Kentucky proposes single-drug execution methodDeborah W. Denno in The Courier-Journal, July 21, 2012
FRANKFORT, KY. — The state is proposing use of a single drug for lethal injections to replace the three-drug cocktail that death-row inmates have challenged as unconstitutional.
Kentucky Justice Cabinet officials filed the regulatory changes Friday, outlining a new protocol that would allow wardens to execute inmates with an intravenous
solution of either sodium thiopental or pentobarbital, instead of the combination
of sodium thiopental, pancuronium bromide and potassium chloride.
Death penalty opponents and inmates have argued that the three-drug mixture violates the constitutional prohibition on cruel and unusual punishment by producing more pain compared to the one-drug method.
The fight over Kentucky’s method has been going on for a year and a half, and the
debate has been one of the factors that have held up executions in recent years in
the state. Executions cannot resume until the state’s protocol passes muster.
In April, Franklin Circuit Judge Phillip Shepherd ordered the cabinet to change
the protocol within 90 days or defend the mixture in his court.
Jennifer Brislin, spokeswoman for the justice cabinet, and Shelley Catharine
Johnson, a spokeswoman for the Attorney General’s Office, both declined to comment on the changes Friday.
The proposals are scheduled for a public hearing Sept. 25 and could appear before
the state’s Administrative Regulation Review Subcommittee as soon as October.
But any controversy could push the proposed regulations’ effective date as far
back as January.
Advocates on both sides of the debate remained divided Friday afternoon.
Katherine Nichols, president of Kentuckians Voice for Crime Victims, said the group supports measures that would allow executions to move forward.
David Barron, an assistant public advocate with the Kentucky Department of Public
Advocacy, said death-row inmates would continue legal fights against lethal injection
under the proposed regulations, which he said leave many issues unresolved and
create new problems.
“They appear to be attempting to carry out executions in a way that no state has even attempted, let alone done before,” Barron said.
The new rules provide wardens with a second option for executing inmates if the
single-drug injections are not available seven days prior to a scheduled execution.
In those cases, a two-drug protocol involving a mixture of midazolam and hydromorphone would be permitted, but the warden would have to notify inmates
seven days in advance of which option will be used.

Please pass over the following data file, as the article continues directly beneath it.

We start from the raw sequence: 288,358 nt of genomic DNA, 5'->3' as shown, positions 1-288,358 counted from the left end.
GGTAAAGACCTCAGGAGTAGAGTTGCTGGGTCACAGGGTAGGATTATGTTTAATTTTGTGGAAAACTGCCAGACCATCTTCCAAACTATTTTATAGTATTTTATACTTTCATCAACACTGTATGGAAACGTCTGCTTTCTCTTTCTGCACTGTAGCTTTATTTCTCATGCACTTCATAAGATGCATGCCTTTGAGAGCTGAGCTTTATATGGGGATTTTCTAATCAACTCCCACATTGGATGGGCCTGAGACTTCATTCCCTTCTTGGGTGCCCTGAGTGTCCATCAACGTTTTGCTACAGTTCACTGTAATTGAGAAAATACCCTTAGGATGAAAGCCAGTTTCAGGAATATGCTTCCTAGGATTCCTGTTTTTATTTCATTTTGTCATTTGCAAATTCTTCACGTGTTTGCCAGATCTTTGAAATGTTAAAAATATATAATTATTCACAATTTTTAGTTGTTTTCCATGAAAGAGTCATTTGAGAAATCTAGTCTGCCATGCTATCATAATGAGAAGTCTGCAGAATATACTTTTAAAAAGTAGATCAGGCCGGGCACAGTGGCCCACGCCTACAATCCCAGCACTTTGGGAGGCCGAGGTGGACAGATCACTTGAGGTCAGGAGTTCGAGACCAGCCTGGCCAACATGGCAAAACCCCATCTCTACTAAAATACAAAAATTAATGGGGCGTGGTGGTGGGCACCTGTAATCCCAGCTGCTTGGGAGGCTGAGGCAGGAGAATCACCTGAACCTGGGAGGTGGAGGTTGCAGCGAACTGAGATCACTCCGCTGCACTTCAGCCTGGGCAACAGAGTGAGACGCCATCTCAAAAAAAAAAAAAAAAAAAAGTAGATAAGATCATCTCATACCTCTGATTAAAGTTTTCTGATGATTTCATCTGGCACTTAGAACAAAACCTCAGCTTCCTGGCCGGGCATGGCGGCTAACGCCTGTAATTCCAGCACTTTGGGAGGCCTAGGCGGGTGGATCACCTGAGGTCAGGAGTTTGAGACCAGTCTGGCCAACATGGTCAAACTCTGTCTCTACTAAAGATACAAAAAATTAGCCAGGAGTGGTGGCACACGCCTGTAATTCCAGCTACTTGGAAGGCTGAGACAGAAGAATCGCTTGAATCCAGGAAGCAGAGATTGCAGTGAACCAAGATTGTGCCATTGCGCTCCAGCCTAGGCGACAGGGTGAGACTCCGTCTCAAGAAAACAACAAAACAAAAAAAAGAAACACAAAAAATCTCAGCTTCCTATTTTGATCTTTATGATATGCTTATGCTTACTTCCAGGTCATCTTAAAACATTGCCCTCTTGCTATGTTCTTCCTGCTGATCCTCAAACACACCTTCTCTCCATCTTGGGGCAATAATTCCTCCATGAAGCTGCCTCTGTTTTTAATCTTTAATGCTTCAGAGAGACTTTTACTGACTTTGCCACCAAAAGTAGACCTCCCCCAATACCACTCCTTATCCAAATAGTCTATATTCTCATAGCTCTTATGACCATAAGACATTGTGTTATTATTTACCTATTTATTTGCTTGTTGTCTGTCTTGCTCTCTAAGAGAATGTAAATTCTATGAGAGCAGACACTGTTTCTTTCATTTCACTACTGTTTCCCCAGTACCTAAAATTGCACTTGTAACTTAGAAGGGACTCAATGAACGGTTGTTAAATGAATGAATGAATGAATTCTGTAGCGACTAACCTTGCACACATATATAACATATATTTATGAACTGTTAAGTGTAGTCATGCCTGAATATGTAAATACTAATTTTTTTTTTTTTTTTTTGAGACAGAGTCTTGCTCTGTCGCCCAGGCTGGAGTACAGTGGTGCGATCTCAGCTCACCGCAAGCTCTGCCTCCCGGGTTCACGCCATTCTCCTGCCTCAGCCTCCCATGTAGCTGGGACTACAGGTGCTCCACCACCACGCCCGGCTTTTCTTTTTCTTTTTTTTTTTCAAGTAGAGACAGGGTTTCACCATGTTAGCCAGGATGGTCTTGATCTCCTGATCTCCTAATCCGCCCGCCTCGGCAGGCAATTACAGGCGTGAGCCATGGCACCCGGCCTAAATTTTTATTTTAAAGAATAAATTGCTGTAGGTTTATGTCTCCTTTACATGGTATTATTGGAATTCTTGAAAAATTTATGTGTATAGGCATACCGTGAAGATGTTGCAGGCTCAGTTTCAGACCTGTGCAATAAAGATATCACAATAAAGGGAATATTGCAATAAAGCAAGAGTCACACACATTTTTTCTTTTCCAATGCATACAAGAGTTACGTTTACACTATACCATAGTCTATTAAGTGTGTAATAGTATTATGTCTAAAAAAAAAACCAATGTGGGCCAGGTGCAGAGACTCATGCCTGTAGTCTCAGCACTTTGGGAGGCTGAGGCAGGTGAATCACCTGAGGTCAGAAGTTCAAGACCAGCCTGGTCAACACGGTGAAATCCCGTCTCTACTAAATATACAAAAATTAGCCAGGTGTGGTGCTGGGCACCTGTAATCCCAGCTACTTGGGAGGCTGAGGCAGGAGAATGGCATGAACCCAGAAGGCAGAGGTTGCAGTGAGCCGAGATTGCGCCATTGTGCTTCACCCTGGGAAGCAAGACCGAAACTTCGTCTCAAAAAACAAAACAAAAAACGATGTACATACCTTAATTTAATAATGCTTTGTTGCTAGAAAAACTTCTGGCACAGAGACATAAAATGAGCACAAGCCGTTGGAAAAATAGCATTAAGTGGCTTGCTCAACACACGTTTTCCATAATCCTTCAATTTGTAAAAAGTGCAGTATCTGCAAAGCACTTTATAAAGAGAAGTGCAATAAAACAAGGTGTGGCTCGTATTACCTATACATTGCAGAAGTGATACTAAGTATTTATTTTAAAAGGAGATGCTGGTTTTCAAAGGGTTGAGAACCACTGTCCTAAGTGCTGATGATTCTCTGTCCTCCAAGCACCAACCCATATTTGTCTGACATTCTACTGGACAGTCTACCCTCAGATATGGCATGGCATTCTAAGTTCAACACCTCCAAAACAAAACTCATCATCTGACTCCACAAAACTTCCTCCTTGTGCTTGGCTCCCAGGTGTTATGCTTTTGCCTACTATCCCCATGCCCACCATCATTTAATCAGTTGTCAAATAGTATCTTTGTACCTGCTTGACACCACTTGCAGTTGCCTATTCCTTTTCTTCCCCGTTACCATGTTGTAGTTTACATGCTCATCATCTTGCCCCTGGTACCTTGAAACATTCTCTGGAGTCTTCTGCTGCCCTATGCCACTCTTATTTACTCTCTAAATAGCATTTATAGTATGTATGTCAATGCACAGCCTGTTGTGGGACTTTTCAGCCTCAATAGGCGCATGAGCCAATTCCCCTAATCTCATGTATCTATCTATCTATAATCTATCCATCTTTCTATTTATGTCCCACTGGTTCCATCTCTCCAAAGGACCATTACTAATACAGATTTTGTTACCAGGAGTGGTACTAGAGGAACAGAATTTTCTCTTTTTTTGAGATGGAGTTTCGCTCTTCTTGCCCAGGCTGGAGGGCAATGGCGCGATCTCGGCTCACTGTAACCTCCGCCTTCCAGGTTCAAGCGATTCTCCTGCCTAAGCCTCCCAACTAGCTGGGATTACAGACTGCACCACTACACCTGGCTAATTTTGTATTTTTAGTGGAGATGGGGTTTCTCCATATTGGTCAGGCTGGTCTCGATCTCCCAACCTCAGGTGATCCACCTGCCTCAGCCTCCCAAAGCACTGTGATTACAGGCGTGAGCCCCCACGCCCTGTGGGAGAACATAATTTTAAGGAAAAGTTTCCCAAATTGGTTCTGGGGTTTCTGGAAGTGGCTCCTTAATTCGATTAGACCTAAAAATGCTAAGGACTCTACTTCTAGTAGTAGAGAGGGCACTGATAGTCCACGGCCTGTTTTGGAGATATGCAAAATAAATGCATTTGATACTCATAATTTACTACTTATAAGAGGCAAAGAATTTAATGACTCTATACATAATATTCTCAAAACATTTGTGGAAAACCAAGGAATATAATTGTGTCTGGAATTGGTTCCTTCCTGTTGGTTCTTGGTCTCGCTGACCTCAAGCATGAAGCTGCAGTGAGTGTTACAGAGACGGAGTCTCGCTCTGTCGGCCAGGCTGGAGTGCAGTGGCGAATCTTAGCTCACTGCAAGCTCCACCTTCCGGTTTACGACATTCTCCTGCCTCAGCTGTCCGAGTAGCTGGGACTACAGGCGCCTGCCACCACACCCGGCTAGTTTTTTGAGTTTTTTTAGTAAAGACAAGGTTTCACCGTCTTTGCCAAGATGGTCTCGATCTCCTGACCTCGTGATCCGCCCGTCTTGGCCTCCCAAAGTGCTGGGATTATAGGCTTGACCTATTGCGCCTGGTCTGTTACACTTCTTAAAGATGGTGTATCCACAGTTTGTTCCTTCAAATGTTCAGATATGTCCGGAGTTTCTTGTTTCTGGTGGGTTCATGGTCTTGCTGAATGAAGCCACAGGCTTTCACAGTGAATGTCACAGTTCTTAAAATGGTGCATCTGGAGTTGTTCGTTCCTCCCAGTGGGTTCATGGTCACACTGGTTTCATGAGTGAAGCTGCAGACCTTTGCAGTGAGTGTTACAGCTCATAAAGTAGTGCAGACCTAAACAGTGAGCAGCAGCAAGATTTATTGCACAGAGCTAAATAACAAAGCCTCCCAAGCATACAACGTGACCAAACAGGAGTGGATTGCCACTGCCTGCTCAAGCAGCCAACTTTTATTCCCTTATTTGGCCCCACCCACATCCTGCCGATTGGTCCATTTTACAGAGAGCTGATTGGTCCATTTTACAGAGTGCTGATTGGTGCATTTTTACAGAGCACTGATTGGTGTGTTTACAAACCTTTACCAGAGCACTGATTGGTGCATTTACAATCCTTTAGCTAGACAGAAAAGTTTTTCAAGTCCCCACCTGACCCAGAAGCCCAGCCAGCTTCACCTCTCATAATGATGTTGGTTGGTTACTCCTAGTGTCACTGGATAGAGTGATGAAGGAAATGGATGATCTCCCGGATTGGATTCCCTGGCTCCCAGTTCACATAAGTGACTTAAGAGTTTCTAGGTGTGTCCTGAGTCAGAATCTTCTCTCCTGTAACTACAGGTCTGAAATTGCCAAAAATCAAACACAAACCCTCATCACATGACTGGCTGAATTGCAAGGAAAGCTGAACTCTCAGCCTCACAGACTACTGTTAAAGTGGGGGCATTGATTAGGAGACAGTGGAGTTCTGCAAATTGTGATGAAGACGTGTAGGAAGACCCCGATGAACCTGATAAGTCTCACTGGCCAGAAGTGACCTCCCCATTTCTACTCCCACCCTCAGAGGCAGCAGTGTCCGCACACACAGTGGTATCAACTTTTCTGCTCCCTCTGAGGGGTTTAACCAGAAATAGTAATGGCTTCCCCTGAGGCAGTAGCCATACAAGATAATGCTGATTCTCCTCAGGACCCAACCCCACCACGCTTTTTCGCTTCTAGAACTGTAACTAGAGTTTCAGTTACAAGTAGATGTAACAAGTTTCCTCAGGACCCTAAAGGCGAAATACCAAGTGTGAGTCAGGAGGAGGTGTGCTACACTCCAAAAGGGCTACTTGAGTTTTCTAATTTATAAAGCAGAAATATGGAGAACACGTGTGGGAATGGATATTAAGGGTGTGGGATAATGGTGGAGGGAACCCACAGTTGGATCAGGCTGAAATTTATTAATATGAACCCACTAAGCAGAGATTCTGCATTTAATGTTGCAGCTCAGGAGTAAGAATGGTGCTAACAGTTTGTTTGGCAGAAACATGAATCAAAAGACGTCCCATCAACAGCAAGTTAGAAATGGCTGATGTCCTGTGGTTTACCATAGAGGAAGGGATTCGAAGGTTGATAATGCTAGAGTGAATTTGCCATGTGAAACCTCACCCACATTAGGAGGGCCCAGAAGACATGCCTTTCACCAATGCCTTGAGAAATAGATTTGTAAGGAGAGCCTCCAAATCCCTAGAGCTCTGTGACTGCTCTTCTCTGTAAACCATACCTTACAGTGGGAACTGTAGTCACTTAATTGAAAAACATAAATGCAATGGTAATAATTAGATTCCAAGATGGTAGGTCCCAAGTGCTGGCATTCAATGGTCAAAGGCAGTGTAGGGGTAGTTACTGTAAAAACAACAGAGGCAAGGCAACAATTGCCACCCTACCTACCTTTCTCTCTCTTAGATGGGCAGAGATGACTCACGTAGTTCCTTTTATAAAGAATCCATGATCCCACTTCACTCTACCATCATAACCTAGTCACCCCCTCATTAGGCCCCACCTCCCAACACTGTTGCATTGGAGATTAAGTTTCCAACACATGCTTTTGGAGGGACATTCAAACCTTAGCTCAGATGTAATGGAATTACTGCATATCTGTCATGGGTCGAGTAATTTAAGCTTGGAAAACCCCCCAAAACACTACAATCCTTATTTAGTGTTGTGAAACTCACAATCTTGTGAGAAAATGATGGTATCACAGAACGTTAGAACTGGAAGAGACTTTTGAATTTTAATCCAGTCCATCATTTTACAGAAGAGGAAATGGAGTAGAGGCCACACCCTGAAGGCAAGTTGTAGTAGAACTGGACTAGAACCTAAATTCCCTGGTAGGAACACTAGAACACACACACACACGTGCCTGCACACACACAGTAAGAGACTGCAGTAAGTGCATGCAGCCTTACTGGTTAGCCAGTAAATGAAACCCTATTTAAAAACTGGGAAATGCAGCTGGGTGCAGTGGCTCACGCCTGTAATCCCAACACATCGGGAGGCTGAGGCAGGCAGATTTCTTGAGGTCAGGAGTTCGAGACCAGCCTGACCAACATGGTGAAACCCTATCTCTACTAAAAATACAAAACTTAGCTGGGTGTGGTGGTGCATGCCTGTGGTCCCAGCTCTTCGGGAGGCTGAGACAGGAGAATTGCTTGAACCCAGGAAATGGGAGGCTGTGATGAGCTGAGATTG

“That itself invites last-minute litigation because you don’t know if you are going to
be executed with one drug or the two drugs” until a few days beforehand, Barron
At least seven other states have switched to the one-drug method for lethal injections.
Deborah Denno, who has studied execution methods from around the country, told the Associated Press that states now use a half-dozen ways to carry out executions.
“States are so panic-stricken about not being able to execute, they’re creating this
Frankenstein-type of procedure of killing at all cost, whatever it takes,” Denno said.
Kentucky’s regulations are similar to Ohio’s and cover a variety of details about how an execution is carried out, ranging from when an inmate is moved from death row to the holding cells where the execution chamber is housed to who pronounces the inmate dead and how.
The regulations place the cost of carrying out a single execution at $81,438 — with
the bills split between the Kentucky Department of Corrections, the Kentucky
Department of Public Advocacy, the Kentucky National Guard and smaller
Shepherd said if Kentucky adopts a regulation allowing for a one-drug execution, any claims of cruel and unusual punishment by the inmates “will be rendered moot.”
Kentucky’s switch comes just months after the American Bar Association issued a
report calling for a moratorium on executions in the state, in part because of the number of cases overturned since the reinstatement of the death penalty in 1976.
Since moving to lethal injection in 1998, Kentucky has operated under rules calling
for a single drug or combination of drugs. The state last used sodium thiopental,
pancurionium bromide and potassium chloride, a combination similar to the one
used by Georgia and some other states. The new regulations eliminate the use of
Shepherd’s initial ruling halting all executions came as the state prepared to execute Gregory L. Wilson, 55, for the 1987 rape, kidnapping and murder of 36-
year-old Debbie Pooley in Kenton County. Wilson has since won a hearing in state
court on whether he is mentally disabled and ineligible for execution.
Thirty-four inmates remain on death row in Kentucky, and two requests are pending on Gov. Steve Beshear's desk to execute convicted murderers Ralph S. Baze and
Robert Foley, according to The Associated Press.
Meanwhile, the appeals of at least five Kentucky death-row inmates have run their
course, including 63-year-old David Eugene Matthews, condemned for the 1981 slaying of his estranged wife and mother-in-law in Louisville.
Kentucky has executed three people since the reinstatement of capital punishment,
including one using the electric chair in 1997.